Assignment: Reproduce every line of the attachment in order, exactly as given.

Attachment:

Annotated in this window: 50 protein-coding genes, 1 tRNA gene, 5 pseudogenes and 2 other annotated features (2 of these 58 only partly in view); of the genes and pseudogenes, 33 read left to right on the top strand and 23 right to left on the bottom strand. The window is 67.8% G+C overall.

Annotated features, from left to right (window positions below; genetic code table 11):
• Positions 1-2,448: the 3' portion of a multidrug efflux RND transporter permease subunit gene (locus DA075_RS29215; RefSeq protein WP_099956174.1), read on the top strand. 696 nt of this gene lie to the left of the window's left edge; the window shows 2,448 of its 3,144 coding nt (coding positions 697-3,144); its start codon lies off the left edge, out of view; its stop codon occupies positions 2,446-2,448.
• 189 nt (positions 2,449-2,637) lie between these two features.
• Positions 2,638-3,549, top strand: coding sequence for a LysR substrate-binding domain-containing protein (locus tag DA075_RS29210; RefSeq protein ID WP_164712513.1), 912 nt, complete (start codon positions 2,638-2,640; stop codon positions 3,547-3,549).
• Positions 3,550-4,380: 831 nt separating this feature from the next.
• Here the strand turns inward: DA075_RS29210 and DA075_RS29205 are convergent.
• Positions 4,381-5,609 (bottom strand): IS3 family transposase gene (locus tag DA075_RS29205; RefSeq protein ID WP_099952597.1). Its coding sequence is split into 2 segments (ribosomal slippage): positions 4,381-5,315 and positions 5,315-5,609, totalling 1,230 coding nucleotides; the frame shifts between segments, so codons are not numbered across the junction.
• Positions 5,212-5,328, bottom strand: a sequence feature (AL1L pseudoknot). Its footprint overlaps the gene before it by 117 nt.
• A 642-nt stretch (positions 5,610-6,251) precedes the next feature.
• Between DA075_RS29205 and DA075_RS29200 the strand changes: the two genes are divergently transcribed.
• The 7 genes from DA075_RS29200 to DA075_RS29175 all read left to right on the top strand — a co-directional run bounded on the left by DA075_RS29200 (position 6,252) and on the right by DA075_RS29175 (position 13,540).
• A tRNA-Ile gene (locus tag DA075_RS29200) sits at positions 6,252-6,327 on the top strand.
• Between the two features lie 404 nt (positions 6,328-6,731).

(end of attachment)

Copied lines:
Annotated in this window: 50 protein-coding genes, 1 tRNA gene, 5 pseudogenes and 2 other annotated features (2 of these 58 only partly in view); of the genes and pseudogenes, 33 read left to right on the top strand and 23 right to left on the bottom strand. The window is 67.8% G+C overall.

Annotated features, from left to right (window positions below; genetic code table 11):
• Positions 1-2,448: the 3' portion of a multidrug efflux RND transporter permease subunit gene (locus DA075_RS29215; RefSeq protein WP_099956174.1), read on the top strand. 696 nt of this gene lie to the left of the window's left edge; the window shows 2,448 of its 3,144 coding nt (coding positions 697-3,144); its start codon lies off the left edge, out of view; its stop codon occupies positions 2,446-2,448.
• 189 nt (positions 2,449-2,637) lie between these two features.
• Positions 2,638-3,549, top strand: coding sequence for a LysR substrate-binding domain-containing protein (locus tag DA075_RS29210; RefSeq protein ID WP_164712513.1), 912 nt, complete (start codon positions 2,638-2,640; stop codon positions 3,547-3,549).
• Positions 3,550-4,380: 831 nt separating this feature from the next.
• Here the strand turns inward: DA075_RS29210 and DA075_RS29205 are convergent.
• Positions 4,381-5,609 (bottom strand): IS3 family transposase gene (locus tag DA075_RS29205; RefSeq protein ID WP_099952597.1). Its coding sequence is split into 2 segments (ribosomal slippage): positions 4,381-5,315 and positions 5,315-5,609, totalling 1,230 coding nucleotides; the frame shifts between segments, so codons are not numbered across the junction.
• Positions 5,212-5,328, bottom strand: a sequence feature (AL1L pseudoknot). Its footprint overlaps the gene before it by 117 nt.
• A 642-nt stretch (positions 5,610-6,251) precedes the next feature.
• Between DA075_RS29205 and DA075_RS29200 the strand changes: the two genes are divergently transcribed.
• The 7 genes from DA075_RS29200 to DA075_RS29175 all read left to right on the top strand — a co-directional run bounded on the left by DA075_RS29200 (position 6,252) and on the right by DA075_RS29175 (position 13,540).
• A tRNA-Ile gene (locus tag DA075_RS29200) sits at positions 6,252-6,327 on the top strand.
• Between the two features lie 404 nt (positions 6,328-6,731).